Tag Archives: knowledge of God

Knowledge of God and Self


In the Scriptures we are often confronted with the Principal of Recognition.  First, we come to recognize who God is, e.g. “In the beginning God” and then we come to recognize ourselves, e.g. “Let us make man in our image, after our likeness” and “The Lord saw that the wickedness of man was great in the earth, and that every intention of the thoughts of his heart was only evil continually.” Genesis 1:26; 6:5

This is clearly on display in the Book of Job, particularly if we examine the latter chapters where Yahweh speaks, revealing more of His character in bringing Job to an increased knowledge of Whom he has to do (Hebrews 4:13).  Subsequently, Job’s eyes are illuminated to see himself now with respect to God; the creature in light of the Creator.

This principal is not limited to Job, but spans all of Scripture and the examples are many.  It is evident with Moses (Exodus 34:8); Isaiah (Isaiah 6:1-5); Ezekiel (Ezekiel 1:28); as well as in the New Testament with Peter (Luke 5:8) and the Revelation given to John (Revelation 1:13-17).  In each example, and there are others, we see how man is brought to a recognition of his own unworthiness, own sinfulness, in the light of God’s own holiness.  We may refer to this revelation as knowledge of God and it is with respect to this knowledge that we have a greater knowledge of self.

Writing in his Institutes of the Christian Religion, John Calvin comments

“man never achieves a clear knowledge of himself unless he has first looked upon God’s face, and then descends from contemplating him to scrutinize himself (Vol. 1, pg. 37).”

and again

“we must infer that man is never sufficiently touched and affected by the awareness of his lowly state until he has compared himself with God’s majesty (Vol. 1, pg. 39)”

Bringing the mind to a knowledge of God, through His general revelation (creation) and divine revelation (Scripture) should cause us to be struck with fear and reverence and then gratefulness that this same God would ever, by grace, condescend to call us (believers) His children.  Consequently, as Calvin says, this contemplation of God should cause us to consider ourselves, that we may humbled before him, realizing our sinfulness and weaknesses.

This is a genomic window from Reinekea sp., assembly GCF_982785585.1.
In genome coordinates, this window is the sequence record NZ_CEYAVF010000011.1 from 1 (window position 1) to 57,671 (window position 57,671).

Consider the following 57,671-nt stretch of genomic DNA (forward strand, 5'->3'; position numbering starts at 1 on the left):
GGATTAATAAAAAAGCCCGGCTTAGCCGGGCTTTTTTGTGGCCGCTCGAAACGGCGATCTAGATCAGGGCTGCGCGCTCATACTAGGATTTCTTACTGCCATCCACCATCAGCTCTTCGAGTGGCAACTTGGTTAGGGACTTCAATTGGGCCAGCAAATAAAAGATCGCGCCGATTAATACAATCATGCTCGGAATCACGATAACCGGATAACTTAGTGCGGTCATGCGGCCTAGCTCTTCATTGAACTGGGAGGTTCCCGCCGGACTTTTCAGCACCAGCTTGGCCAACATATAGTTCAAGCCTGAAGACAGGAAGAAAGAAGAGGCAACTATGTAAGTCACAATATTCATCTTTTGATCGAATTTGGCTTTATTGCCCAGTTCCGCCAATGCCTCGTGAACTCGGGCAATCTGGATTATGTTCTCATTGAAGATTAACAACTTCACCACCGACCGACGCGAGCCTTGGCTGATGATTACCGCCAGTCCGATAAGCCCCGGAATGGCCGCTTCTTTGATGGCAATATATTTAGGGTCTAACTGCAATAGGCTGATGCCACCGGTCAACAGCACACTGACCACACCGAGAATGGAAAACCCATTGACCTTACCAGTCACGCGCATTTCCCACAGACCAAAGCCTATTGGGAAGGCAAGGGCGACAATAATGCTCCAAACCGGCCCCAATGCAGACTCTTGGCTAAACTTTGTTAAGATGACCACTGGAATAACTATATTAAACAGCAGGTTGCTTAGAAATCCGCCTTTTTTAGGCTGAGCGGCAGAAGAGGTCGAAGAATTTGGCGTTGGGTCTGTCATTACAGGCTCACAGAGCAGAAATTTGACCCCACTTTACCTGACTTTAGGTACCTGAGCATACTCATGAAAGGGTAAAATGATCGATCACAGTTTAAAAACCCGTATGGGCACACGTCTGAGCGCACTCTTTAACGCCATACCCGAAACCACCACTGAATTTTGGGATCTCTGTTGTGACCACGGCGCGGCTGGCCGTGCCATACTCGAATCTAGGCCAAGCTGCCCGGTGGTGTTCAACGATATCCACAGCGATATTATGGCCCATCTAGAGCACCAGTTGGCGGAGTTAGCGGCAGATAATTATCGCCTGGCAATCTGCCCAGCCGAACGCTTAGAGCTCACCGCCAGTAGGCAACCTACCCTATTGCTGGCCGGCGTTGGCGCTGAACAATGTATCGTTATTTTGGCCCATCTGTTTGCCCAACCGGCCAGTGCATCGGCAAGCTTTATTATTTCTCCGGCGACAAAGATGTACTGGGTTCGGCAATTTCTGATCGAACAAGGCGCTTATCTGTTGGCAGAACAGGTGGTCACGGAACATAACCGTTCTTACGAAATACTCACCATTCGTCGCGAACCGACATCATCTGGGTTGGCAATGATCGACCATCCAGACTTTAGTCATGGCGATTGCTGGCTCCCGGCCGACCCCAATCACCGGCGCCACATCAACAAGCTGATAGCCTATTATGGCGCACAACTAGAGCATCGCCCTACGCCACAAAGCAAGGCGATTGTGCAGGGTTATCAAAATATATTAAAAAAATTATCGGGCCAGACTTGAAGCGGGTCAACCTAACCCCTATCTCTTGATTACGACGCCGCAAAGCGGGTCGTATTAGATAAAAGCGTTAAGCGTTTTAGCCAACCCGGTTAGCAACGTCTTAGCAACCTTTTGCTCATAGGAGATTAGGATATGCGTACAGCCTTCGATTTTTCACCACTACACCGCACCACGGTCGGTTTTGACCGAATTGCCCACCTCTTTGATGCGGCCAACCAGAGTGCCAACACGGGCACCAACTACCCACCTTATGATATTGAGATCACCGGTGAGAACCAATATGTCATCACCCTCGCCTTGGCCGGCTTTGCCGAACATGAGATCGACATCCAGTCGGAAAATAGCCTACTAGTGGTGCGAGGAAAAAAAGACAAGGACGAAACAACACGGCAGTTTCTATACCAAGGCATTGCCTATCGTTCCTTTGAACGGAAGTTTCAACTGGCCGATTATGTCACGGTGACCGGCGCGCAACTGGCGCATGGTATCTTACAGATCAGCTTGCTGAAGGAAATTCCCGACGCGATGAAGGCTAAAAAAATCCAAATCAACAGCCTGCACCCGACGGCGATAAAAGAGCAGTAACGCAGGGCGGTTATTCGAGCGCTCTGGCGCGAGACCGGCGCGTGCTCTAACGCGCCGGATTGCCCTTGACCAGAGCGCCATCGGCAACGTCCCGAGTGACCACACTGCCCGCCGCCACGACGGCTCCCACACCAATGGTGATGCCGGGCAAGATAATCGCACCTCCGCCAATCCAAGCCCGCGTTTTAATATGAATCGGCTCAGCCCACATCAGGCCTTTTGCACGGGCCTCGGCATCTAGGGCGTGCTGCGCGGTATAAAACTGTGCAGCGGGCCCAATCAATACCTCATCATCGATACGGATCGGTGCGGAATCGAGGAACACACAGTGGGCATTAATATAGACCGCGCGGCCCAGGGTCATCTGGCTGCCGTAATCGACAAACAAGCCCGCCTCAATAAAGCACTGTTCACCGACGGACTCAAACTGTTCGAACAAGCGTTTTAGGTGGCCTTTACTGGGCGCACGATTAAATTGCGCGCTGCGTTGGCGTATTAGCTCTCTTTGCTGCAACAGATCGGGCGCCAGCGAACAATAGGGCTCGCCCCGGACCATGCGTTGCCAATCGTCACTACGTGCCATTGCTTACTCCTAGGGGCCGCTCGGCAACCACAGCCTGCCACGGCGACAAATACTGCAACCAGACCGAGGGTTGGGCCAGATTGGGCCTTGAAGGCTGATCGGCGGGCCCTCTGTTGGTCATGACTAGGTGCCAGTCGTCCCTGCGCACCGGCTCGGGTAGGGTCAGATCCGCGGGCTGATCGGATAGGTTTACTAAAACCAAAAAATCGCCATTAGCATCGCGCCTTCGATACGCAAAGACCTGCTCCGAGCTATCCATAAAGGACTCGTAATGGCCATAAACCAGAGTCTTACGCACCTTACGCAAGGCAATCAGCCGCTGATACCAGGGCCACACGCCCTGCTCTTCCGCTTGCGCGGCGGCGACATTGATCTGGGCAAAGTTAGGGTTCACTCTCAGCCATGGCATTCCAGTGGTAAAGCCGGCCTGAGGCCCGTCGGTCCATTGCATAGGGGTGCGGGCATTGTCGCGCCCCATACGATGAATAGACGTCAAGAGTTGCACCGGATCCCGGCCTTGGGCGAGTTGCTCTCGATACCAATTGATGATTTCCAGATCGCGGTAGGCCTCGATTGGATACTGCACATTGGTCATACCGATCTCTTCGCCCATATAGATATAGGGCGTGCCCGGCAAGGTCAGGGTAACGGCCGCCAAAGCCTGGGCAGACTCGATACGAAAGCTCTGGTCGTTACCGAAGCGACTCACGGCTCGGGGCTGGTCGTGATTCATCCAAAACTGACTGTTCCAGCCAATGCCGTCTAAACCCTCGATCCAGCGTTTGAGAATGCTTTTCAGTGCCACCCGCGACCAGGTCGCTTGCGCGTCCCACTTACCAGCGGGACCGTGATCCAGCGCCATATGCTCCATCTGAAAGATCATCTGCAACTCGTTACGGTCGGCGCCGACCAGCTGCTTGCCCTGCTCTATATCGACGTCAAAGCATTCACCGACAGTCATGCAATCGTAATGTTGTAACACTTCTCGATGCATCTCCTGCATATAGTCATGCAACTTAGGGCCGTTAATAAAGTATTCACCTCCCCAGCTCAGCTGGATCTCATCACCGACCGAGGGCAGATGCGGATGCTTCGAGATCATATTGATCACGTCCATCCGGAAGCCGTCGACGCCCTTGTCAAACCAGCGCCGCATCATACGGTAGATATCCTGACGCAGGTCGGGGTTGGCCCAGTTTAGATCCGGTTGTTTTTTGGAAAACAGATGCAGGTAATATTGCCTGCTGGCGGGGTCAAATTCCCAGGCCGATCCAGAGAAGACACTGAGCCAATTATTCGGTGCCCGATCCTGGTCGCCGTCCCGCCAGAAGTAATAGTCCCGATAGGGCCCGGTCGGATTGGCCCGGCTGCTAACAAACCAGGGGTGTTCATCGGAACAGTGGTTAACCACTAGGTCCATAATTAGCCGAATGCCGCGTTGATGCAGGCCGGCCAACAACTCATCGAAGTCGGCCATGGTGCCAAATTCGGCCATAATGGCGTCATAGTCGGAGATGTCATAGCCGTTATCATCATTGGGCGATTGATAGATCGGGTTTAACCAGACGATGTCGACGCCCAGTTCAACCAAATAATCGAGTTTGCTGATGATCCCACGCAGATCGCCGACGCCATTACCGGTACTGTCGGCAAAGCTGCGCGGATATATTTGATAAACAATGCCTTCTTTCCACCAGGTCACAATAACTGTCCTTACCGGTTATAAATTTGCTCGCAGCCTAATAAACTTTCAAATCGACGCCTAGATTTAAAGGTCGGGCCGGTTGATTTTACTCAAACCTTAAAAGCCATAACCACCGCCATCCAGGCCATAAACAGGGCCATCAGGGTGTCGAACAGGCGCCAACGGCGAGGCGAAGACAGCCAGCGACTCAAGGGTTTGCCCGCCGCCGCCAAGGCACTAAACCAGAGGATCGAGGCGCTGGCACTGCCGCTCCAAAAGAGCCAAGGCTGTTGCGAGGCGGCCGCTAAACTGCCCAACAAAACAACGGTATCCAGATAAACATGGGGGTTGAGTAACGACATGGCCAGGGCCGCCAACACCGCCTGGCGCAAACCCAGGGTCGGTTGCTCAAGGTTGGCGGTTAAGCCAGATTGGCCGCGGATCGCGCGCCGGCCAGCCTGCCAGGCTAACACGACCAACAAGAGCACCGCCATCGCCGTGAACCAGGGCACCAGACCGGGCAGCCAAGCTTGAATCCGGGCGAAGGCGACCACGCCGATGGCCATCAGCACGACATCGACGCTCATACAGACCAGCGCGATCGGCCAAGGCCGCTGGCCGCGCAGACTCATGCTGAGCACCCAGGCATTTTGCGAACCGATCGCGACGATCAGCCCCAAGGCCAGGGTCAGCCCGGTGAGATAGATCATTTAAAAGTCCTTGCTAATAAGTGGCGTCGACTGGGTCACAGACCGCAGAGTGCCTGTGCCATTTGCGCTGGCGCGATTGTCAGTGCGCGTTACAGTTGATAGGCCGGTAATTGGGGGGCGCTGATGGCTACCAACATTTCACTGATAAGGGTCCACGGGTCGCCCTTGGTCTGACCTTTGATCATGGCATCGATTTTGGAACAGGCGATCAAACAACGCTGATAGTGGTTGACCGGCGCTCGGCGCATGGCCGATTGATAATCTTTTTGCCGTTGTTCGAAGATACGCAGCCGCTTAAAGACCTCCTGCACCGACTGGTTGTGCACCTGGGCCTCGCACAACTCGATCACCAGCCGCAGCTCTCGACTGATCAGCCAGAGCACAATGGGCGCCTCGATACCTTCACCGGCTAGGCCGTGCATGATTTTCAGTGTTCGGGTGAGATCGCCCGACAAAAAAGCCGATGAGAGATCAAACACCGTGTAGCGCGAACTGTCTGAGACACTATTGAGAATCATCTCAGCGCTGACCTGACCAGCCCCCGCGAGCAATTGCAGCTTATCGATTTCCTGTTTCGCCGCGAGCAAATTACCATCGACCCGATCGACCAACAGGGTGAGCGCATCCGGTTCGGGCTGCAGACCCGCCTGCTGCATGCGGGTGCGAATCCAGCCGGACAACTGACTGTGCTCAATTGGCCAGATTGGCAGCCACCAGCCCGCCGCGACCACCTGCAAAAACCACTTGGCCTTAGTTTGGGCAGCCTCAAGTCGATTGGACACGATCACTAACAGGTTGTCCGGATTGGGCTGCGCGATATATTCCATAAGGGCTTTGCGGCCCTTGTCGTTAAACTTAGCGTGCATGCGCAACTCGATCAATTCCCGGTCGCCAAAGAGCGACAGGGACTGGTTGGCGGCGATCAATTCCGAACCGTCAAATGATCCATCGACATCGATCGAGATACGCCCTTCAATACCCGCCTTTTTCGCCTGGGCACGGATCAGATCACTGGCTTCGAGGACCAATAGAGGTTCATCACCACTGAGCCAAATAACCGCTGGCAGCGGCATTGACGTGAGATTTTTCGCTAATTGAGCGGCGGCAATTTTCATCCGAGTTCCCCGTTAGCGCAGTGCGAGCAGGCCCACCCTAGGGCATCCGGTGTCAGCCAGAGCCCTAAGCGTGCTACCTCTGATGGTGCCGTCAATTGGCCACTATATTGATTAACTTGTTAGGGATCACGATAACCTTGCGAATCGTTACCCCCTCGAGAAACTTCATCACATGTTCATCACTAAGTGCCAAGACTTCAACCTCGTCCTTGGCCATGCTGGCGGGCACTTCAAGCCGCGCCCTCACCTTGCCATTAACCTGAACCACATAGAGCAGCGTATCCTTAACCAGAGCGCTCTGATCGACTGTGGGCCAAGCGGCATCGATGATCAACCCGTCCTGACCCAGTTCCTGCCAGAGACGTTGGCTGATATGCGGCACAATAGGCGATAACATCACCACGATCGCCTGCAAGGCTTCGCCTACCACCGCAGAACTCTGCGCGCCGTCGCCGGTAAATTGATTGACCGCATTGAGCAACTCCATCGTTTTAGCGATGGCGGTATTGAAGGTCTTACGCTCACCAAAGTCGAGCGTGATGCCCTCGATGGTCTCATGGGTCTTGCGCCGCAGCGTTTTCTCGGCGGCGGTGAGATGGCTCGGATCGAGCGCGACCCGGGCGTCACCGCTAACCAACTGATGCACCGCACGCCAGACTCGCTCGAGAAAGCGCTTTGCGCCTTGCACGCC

This was the path that God lead Job down, may it also be our path as we come to know more of God and more of ourselves.

Job 42:1-6

Then Job answered the Lord and said:

“I know that you can do all things,
    and that no purpose of yours can be thwarted.

‘Who is this that hides counsel without knowledge?’
Therefore I have uttered what I did not understand,
    things too wonderful for me, which I did not know.

‘Hear, and I will speak;
    I will question you, and you make it known to me.’

I had heard of you by the hearing of the ear,
    but now my eye sees you;

therefore I despise myself,
    and repent in dust and ashes.”

A Relentless Pursuit for Knowledge of God

In the book of Proverbs, there seems to be a prescription for attaining knowledge of God that involves an active pursuit instead of being passive and just assuming that a one-time salvation knowledge is good enough.  By this I mean that after a believer’s initial experience of coming to know God through repentance and faith in Jesus Christ, we are to grow in that knowledge.  God tells us of this through Peter’s second epistle, “But grow in the grace and knowledge of our Lord and Savior Jesus Christ. To him be the glory both now and to the day of eternity. Amen.” 2 Peter 3:18

In our passage from Proverbs 2:1-5 we see a path toward growth in the knowledge of the Lord:

1My son, if you receive my words,
And treasure my commands within you,
2 So that you incline your ear to wisdom,
And apply your heart to understanding;
3 Yes, if you cry out for discernment,
And lift up your voice for understanding,
4 If you seek her as silver,
And search for her as for hidden treasures;
5 Then you will understand the fear of the Lord,
And find the knowledge of God.

Does this sound passive?  Does it sound like a one-time coming to knowledge of God in salvation?  Or does it sound like a relentless pursuit of knowledge of the Lord God Almighty through His Word?  Clearly it’s the latter.

Note below God’s response to this pursuit in vs. 1-9:

6 For the Lord gives wisdom;
From His mouth come knowledge and understanding;
7 He stores up sound wisdom for the upright;
He is a shield to those who walk uprightly;
8 He guards the paths of justice,
And preserves the way of His saints.
9 Then you will understand righteousness and justice,
Equity and every good path.

Now the benefits vs. 10-16:
for wisdom will come into your heart,
   and knowledge will be pleasant to your soul;
11 discretion will watch over you,
   understanding will guard you,
12 delivering you from the way of evil,
   from men of perverted speech,
13 who forsake the paths of uprightness
   to walk in the ways of darkness,
14 who rejoice in doing evil
   and delight in the perverseness of evil,
15 men whose paths are crooked,
   and who are devious in their ways.
16 So you will be delivered from the forbidden woman,
   from the adulteress with her smooth words

Seek Him and you will Find Him.  Pursue Him with a passion and He will continually reveal more of Himself to you.  The benefits He provides will be endless.